Frequently Asked Questions
You should see a pediatric orthopedic surgeon. Physiotherapy also has a role in treating clubfoot.
2. How long should the treatment continue?
There are chances for the deformity to relapse even though it is corrected. So the child needs continuous check up and treatment throughout his growing age.
3. Can surgery be done immediately to the newborn baby, as soon as the clubfoot is detected?
No, surgery is done, only when the conservative treatment fails for the child. The child should be of sufficient size so that the structures like bones, tendons, ligaments, muscles can be identified, during surgery for correction. The right age for surgery is six months of age and above.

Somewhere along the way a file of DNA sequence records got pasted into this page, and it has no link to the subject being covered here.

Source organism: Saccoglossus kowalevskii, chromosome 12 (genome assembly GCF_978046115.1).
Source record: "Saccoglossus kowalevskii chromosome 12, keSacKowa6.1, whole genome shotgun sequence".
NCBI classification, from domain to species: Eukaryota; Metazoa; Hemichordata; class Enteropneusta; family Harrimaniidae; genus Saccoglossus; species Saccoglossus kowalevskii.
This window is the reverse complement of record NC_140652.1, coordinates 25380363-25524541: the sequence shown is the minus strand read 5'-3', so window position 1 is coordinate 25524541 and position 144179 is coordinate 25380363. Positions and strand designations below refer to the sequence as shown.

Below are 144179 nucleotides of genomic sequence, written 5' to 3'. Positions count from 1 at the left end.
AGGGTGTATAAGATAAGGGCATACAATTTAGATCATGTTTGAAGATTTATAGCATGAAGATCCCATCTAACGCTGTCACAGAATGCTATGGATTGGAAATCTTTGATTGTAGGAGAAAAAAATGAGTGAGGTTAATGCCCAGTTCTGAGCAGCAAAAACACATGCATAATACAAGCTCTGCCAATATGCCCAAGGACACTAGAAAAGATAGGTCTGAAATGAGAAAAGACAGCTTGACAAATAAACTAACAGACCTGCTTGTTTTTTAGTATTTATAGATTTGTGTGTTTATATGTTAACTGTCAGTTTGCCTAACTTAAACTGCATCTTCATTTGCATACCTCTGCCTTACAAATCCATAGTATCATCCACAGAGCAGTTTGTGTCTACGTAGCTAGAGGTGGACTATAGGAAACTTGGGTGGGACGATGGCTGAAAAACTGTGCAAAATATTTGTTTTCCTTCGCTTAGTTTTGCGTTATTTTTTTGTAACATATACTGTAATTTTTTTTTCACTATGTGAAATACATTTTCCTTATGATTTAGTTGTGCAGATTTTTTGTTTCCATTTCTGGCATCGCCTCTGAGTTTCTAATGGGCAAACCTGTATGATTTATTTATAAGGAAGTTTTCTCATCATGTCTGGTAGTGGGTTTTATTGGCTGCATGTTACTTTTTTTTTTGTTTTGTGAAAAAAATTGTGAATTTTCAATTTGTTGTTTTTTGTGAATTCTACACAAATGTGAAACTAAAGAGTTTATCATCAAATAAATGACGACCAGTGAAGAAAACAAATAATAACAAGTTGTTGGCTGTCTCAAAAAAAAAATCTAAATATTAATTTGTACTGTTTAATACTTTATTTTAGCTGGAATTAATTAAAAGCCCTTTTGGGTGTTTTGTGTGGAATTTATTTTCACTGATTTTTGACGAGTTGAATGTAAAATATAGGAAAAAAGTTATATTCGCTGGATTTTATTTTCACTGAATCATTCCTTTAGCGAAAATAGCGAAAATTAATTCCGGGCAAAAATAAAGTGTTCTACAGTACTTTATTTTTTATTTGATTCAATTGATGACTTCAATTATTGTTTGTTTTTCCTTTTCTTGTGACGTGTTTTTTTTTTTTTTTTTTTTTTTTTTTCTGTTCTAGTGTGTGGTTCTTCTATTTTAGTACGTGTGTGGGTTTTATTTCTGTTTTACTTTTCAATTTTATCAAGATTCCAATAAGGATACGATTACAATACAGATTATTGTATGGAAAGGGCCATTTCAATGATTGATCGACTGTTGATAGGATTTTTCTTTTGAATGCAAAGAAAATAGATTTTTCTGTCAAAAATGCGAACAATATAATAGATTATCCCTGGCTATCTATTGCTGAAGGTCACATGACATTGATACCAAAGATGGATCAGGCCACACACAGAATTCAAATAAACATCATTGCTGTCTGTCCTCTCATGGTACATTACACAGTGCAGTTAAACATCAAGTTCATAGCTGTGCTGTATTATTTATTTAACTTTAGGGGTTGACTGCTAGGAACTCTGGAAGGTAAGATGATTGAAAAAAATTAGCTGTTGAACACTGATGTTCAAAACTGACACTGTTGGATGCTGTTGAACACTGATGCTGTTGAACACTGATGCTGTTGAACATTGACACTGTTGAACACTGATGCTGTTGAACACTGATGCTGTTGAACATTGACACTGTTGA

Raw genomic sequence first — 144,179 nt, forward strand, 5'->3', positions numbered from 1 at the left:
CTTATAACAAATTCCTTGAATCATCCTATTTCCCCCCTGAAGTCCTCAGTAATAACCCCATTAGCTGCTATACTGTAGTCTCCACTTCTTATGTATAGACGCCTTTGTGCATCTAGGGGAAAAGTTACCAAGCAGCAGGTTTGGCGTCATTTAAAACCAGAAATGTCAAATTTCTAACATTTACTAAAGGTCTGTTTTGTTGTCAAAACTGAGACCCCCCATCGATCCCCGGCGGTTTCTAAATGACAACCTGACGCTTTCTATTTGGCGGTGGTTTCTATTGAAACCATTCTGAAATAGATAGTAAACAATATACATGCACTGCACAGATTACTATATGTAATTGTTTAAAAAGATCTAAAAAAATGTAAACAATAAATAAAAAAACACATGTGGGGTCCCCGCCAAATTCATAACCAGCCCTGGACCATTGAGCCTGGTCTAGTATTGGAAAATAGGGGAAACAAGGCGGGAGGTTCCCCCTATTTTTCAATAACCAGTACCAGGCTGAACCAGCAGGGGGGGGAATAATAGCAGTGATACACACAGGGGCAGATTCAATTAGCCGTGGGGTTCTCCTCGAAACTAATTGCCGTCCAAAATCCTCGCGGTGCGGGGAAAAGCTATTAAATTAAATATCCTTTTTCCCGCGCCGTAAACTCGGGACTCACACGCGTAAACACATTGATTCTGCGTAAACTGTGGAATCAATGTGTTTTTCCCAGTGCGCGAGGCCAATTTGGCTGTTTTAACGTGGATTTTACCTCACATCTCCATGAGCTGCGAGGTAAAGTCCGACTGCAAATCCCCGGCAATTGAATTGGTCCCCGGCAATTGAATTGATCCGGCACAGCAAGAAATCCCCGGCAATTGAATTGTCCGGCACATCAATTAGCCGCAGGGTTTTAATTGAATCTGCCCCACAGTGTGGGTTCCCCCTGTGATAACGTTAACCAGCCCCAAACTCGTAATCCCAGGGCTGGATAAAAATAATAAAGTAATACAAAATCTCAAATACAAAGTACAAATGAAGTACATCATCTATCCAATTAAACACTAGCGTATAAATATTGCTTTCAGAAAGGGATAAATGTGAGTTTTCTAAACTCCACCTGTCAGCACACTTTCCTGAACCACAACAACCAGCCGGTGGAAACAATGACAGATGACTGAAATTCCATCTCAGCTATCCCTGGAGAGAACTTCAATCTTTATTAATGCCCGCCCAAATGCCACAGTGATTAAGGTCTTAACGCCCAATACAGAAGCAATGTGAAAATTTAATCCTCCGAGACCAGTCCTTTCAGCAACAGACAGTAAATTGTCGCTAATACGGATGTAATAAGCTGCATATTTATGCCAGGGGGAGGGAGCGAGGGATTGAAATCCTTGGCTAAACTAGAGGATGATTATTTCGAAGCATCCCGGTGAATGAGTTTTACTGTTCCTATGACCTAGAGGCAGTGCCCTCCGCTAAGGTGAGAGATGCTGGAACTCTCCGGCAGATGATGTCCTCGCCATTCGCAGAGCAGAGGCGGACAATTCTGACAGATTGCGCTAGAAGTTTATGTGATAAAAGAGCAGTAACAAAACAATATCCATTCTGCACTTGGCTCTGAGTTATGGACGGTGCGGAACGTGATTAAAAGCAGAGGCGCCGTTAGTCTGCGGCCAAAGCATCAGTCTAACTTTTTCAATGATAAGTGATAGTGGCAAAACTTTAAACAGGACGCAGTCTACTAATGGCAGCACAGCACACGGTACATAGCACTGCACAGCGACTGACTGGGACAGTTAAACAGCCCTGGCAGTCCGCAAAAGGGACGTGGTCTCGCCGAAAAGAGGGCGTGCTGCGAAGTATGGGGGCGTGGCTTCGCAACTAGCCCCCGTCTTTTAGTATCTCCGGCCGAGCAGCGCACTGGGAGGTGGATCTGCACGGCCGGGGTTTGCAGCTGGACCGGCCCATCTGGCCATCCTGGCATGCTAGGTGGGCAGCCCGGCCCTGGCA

4. What happens if the clubfoot is left untreated?
If clubfoot is left untreated, the child's foot will be automatically turned inwards and the child will not be able to place his foot flat on the ground and finds difficult to walk. The child may begin to walk on the outer surface of the foot and the toes. This causes hardening of the skin and development of corns and ulcers over the outer border of the foot. Wearing shoes becomes difficult, and over a period of time it may become a crippling and unsightly condition.